Facebook is building a new privacy tool that will let users clear their history.

However, Facebook CEO Mark Zuckerberg has been threatened with a summons by the British Parliament if he fails to voluntarily appear before them.

While the firm at the center of the Facebook data harvesting scandal, Cambridge Analytica, recently entered insolvency, Facebook is hoping to bring the saga to a close with its announcement of an upcoming ‘Clear History’ feature. But is it too good to be true?

What is the ‘Clear History’ tool?
During his keynote presentation at Facebook’s annual F8 development conference last Tuesday, Facebook CEO Mark Zuckerberg announced the forthcoming arrival of a new ‘Clear History’ privacy tool. According to Zuckerberg, this tool will allow any Facebook user to delete data from their account, disable Facebook’s ability to store data and even see which websites and apps are sending Facebook information about them.

While this new tool will take “a few months” to be up and running, Zuckerberg outlined how his company is working closely with lawmakers, academics and privacy advocates during the development process.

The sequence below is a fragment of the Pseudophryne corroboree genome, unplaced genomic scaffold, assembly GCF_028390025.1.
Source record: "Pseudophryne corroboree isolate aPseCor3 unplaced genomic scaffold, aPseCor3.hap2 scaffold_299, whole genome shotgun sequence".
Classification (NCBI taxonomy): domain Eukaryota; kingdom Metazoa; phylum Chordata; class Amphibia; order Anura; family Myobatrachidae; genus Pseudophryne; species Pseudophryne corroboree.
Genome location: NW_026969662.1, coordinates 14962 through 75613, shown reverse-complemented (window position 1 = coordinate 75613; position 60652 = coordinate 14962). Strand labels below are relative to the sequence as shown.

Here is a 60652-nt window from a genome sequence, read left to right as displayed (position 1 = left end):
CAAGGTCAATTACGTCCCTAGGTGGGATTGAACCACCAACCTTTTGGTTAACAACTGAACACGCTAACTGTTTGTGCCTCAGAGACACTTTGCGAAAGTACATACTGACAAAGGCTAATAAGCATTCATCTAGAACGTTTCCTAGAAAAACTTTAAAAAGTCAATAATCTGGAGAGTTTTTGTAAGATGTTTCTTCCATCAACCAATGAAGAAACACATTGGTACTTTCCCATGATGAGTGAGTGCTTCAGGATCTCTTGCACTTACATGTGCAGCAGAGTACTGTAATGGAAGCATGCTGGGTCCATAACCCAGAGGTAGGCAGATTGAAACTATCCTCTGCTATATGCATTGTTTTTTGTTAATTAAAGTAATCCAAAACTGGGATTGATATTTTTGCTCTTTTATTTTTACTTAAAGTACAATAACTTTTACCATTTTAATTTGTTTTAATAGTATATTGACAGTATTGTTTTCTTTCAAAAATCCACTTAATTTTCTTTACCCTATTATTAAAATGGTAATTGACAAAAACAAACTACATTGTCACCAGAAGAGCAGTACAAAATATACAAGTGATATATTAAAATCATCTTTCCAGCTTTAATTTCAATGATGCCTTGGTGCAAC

Further details of the new privacy tool were revealed during a recent blog post by Erin Egan, Facebook’s VP and Chief Privacy Officer. Egan’s post revealed that all apps and websites that use Facebook features such as Facebook Analytics or the Like button routinely send information to Facebook. According to Egan, this helps to improve the “content and ads” offered to Facebook users. However, the privacy scandal has revealed widespread public discontent with how this information is collected and how it is being used.

How will the ‘Clear History’ tool work?
According to Zuckerberg, the upcoming privacy tool will offer users the same benefits as they would expect from clearing the history in their web browsers. The new Facebook tool will enable users to see the information about the apps and websites they’ve interacted with and clear this information if they wish. “You’ll even be able to turn it off,” he said.

Zuckerberg asked to testify before the British Parliament
Although Zuckerberg personally testified before U.S. House and Senate committees last month, he sent Mike Schroepfer, Facebook’s Chief Technology Officer, to testify before the British Parliament’s committee. The British Parliament’s probe into disinformation and fake news on the Facebook platform concluded that there were almost forty points that Schroepfer failed to provide a clear answer. Consequently, the committee sent a letter to Zuckerberg on Tuesday, asking him to appear and testify.

In a marked change of tone, Damian Collins, Chairman of the Digital, Culture, Media and Sport Committee, wrote that the Committee will issue a summons against Zuckerberg if he fails to testify voluntarily by May 24. The summons will take effect if Zuckerberg enters the UK.